‘Ottawa’ Ottawa Police to Audit force-issued Gloves, Reveals Limited Vetting
Under the weight of a set of watchdog charges against an Ottawa officer wearing Oakley gloves with hardened knuckles, the chief of police has ordered an audit of all force-approved glove purchases for officers.
The move signals that the Ottawa police has no force-wide vetting policy in place for when these gloves are issued.
Senior officers were informed on Monday of the audit “directed by the chief to document all gloves issued to (Ottawa Police Service) members for use on duty.” They were given a deadline of March 22 to complete the inventory, which will require them to document the brand and model of the gloves, rationale for issue, unit to which they were issued, who approved the purchase, who purchased the gloves, and whether they have hardened knuckles.
The audit, however, does not include documenting gloves that have been purchased by officers for their own use without approval by the force, suggesting to some insiders that the audit is not only about addressing the lack of an overarching policy and need for uniformity but also about assessing and limiting the force’s civil liability for glove-involved police incidents.
Const. Daniel Montsion, 36, has been charged by the Special Investigations Unit with manslaughter, aggravated assault and assault with a weapon in the death of Abdirahman Abdi. Abdi was pronounced dead in July after a violent arrest by Montsion on the steps of Abdi’s Hintonburg apartment building.
A criminal case will now determine whether Montsion caused the man’s death, as the SIU alleges. Abdi’s family has said they will pursue civil action for his death but have not yet named the targets of that lawsuit. It’s believed the police watchdog laid the assault with a weapon charge specifically because Montsion was wearing hardened-knuckle gloves during the arrest.
Montsion, as a member of the direct action response team – a group of anti-gang enforcement officers – is a carbine rifle operator, a special designation that allows him to use the force’s long guns. The gloves were issued to Montsion by his unit, which purchased the gloves with approval. Other members of the unit also have the same gloves.
Montsion’s release conditions stipulate that he is not to possess any weapons as defined by the Criminal Code but also not to posses “any gloves with hardened knuckle plating.” He has also been ordered not to communicate with his then supervisor, believed to be involved in the purchasing of the gloves, and other witness officers in the SIU’s case against him. Montsion was scheduled to appear at SIU headquarters in Mississauga Wednesday to be fingerprinted.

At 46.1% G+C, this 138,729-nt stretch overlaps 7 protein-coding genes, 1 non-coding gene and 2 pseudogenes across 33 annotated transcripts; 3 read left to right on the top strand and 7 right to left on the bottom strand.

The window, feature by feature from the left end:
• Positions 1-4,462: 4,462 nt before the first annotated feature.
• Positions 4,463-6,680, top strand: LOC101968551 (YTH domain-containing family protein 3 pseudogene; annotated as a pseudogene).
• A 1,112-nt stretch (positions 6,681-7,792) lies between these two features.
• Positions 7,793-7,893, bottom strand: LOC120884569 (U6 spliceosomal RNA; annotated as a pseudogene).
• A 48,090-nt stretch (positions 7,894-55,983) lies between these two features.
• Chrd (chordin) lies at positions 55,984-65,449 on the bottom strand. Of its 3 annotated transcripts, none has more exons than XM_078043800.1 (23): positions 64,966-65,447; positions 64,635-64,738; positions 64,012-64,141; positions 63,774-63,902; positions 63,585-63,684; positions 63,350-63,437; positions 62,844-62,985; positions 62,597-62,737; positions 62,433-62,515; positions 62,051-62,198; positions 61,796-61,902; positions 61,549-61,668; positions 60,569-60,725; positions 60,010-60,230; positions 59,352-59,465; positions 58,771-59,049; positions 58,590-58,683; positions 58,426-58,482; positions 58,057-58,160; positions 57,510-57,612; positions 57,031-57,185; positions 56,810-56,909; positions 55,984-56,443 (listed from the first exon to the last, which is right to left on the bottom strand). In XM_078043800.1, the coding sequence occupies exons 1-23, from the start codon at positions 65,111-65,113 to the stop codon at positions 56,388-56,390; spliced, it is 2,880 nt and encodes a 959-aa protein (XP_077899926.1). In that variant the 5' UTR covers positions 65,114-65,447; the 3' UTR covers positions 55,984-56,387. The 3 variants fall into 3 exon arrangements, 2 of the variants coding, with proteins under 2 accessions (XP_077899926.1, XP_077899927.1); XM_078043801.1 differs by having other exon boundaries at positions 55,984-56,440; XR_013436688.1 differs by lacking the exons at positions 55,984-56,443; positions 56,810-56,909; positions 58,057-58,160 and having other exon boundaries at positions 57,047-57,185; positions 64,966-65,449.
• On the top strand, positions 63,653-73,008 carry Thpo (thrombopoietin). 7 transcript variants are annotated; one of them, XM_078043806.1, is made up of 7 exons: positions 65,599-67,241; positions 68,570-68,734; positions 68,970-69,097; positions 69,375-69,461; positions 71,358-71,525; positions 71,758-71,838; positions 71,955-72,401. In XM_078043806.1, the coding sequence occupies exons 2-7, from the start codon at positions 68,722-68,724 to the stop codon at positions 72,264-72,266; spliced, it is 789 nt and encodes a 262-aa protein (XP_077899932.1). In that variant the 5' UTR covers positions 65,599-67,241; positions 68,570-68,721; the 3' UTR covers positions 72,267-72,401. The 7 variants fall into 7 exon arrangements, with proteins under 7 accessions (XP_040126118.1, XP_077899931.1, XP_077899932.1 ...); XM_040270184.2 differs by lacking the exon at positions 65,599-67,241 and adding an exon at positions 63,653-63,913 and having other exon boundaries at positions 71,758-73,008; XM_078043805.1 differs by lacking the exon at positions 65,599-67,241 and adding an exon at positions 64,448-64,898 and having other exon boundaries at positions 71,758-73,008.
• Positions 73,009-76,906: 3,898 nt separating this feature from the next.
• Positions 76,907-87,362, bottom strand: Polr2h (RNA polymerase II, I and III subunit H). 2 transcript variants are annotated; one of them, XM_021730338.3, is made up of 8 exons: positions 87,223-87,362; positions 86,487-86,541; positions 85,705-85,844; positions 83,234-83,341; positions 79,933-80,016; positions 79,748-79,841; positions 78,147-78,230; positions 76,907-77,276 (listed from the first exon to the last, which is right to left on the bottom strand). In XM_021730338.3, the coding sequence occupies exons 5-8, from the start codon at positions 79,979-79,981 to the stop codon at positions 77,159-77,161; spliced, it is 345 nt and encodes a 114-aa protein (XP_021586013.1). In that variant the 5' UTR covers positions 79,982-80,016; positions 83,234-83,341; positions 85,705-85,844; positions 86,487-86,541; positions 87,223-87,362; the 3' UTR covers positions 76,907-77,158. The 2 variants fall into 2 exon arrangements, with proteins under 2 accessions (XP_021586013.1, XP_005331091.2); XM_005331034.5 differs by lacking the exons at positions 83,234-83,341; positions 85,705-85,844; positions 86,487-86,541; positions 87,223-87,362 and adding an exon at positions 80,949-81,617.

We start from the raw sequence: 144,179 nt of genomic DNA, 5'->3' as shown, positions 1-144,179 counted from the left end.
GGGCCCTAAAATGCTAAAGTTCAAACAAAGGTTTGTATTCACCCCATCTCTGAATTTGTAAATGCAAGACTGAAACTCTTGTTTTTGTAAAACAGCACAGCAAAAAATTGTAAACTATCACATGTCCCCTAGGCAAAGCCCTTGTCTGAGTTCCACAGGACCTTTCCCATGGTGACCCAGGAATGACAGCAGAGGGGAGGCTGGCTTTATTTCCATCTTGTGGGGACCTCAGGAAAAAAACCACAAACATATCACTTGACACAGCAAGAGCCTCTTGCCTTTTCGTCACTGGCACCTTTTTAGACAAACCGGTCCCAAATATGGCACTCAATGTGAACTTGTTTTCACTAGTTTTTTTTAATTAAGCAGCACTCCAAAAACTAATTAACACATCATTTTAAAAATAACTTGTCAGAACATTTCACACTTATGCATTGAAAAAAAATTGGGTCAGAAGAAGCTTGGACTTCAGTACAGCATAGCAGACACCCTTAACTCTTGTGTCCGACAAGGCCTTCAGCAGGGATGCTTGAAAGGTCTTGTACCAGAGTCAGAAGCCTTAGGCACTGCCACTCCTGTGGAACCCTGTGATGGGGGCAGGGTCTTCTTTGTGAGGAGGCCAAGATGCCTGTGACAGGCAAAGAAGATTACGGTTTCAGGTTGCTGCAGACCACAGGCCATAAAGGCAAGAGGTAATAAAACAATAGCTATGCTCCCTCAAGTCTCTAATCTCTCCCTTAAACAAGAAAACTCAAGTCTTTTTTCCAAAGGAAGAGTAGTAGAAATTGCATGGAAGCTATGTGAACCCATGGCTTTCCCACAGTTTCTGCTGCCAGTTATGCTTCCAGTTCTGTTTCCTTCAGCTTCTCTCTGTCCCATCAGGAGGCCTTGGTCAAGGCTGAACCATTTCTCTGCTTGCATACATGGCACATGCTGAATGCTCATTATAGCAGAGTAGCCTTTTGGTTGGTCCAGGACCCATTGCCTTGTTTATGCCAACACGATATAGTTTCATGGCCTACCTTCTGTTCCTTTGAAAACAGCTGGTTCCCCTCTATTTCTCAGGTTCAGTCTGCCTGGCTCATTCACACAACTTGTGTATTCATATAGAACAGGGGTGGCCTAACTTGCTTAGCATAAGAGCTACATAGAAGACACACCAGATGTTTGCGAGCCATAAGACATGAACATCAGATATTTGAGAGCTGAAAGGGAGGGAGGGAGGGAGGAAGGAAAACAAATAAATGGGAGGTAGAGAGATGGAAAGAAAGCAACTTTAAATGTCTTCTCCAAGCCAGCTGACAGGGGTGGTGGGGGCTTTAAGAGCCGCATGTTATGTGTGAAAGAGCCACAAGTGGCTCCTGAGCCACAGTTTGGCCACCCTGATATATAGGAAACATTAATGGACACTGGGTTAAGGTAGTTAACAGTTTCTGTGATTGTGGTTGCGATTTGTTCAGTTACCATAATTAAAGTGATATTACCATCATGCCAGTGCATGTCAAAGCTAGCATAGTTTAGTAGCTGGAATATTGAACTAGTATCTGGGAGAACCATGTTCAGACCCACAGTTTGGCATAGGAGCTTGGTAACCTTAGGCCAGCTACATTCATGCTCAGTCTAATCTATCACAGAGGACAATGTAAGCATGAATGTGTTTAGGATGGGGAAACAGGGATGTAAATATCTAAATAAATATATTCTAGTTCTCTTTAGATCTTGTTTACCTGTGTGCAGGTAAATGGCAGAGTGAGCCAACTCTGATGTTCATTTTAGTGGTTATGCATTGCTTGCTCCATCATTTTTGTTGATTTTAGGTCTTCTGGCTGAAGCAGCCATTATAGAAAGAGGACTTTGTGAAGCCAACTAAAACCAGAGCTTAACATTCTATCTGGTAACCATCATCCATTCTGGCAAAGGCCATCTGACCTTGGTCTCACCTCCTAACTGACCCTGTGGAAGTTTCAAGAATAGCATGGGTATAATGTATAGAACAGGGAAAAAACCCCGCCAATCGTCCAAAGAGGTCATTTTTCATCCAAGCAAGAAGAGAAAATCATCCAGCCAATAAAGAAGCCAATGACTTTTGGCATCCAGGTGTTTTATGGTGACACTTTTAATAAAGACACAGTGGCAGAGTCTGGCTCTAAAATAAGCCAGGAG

Bordeleau confirmed to the Citizen on Wednesday that he ordered the audit and said that the force has “policies and procedures with respect to the issuance of clothing and equipment for our members.”
Bordeleau did not specify what the vetting process is for gloves for carbine operators or those in specialty units like DART or tactical. He also would not expand on the force’s policy for approving and issuing anything other than patrol-grade gloves to officers, which are basic black leather or synthetic gloves with a Velcro strap fastener.
“Any other comments would be in breach of the SIU regulations and would potentially impact the fairness of the matter that is now before the courts therefore I cannot comment,” Bordeleau said.
What the need for an audit makes clear, officers say, is that there is no clear policy on approving gloves. While some units are making cases for different gloves or other equipment approved for purchasing, those approvals are happening in a bubble.
And while Montsion’s assault with a weapon charge is believed to be tied to his gloves, officers do not train to wear them when fighting. The glove’s primary function, as intended, is to protect skin from breaking and to create a barrier. Carbine operators and other officers may be required to break glass with the hardened knuckles, officers say.
Since gloves aren’t considered weapons in policing, their use and purchase isn’t standardized. Other individual items that aren’t intended to be used as weapons such as flashlights, knives for cutting seat belts and multi-tools are also often purchased individually, and against policy, by some officers for use on-duty. Other items, if a case can be made for use or necessity on the job — as was the case with Montsion’s gloves — are purchased by entire squads with approval from their supervisors.
Montsion is scheduled to appear in court on March 29.